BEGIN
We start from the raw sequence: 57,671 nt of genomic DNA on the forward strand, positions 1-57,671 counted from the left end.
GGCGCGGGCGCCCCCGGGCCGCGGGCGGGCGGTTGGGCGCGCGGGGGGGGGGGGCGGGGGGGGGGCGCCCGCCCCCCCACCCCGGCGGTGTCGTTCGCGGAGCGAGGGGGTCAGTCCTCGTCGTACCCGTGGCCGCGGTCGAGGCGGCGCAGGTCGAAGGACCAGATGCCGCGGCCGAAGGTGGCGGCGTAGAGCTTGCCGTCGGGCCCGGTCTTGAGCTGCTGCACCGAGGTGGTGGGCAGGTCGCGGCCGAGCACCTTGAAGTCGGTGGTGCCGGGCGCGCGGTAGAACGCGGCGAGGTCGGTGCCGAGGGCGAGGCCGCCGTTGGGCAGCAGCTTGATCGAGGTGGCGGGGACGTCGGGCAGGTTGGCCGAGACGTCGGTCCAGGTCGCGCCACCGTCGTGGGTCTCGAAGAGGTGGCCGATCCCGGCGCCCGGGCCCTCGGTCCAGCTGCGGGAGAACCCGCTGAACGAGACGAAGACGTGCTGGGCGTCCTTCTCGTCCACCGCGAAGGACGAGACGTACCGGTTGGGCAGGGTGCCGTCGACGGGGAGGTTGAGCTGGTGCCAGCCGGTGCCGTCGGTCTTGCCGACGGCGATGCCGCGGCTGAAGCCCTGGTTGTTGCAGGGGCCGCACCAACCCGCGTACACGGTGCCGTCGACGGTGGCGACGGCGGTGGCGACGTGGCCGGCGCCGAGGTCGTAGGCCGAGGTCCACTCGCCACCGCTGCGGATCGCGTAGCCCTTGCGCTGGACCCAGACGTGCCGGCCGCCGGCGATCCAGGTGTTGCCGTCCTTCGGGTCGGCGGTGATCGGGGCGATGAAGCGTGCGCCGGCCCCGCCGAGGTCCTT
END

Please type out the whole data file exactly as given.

We start from the raw sequence: 57,671 nt of genomic DNA on the forward strand, positions 1-57,671 counted from the left end.
GGCGCGGGCGCCCCCGGGCCGCGGGCGGGCGGTTGGGCGCGCGGGGGGGGGGGGCGGGGGGGGGGCGCCCGCCCCCCCACCCCGGCGGTGTCGTTCGCGGAGCGAGGGGGTCAGTCCTCGTCGTACCCGTGGCCGCGGTCGAGGCGGCGCAGGTCGAAGGACCAGATGCCGCGGCCGAAGGTGGCGGCGTAGAGCTTGCCGTCGGGCCCGGTCTTGAGCTGCTGCACCGAGGTGGTGGGCAGGTCGCGGCCGAGCACCTTGAAGTCGGTGGTGCCGGGCGCGCGGTAGAACGCGGCGAGGTCGGTGCCGAGGGCGAGGCCGCCGTTGGGCAGCAGCTTGATCGAGGTGGCGGGGACGTCGGGCAGGTTGGCCGAGACGTCGGTCCAGGTCGCGCCACCGTCGTGGGTCTCGAAGAGGTGGCCGATCCCGGCGCCCGGGCCCTCGGTCCAGCTGCGGGAGAACCCGCTGAACGAGACGAAGACGTGCTGGGCGTCCTTCTCGTCCACCGCGAAGGACGAGACGTACCGGTTGGGCAGGGTGCCGTCGACGGGGAGGTTGAGCTGGTGCCAGCCGGTGCCGTCGGTCTTGCCGACGGCGATGCCGCGGCTGAAGCCCTGGTTGTTGCAGGGGCCGCACCAACCCGCGTACACGGTGCCGTCGACGGTGGCGACGGCGGTGGCGACGTGGCCGGCGCCGAGGTCGTAGGCCGAGGTCCACTCGCCACCGCTGCGGATCGCGTAGCCCTTGCGCTGGACCCAGACGTGCCGGCCGCCGGCGATCCAGGTGTTGCCGTCCTTCGGGTCGGCGGTGATCGGGGCGATGAAGCGTGCGCCGGCCCCGCCGAGGTCCTT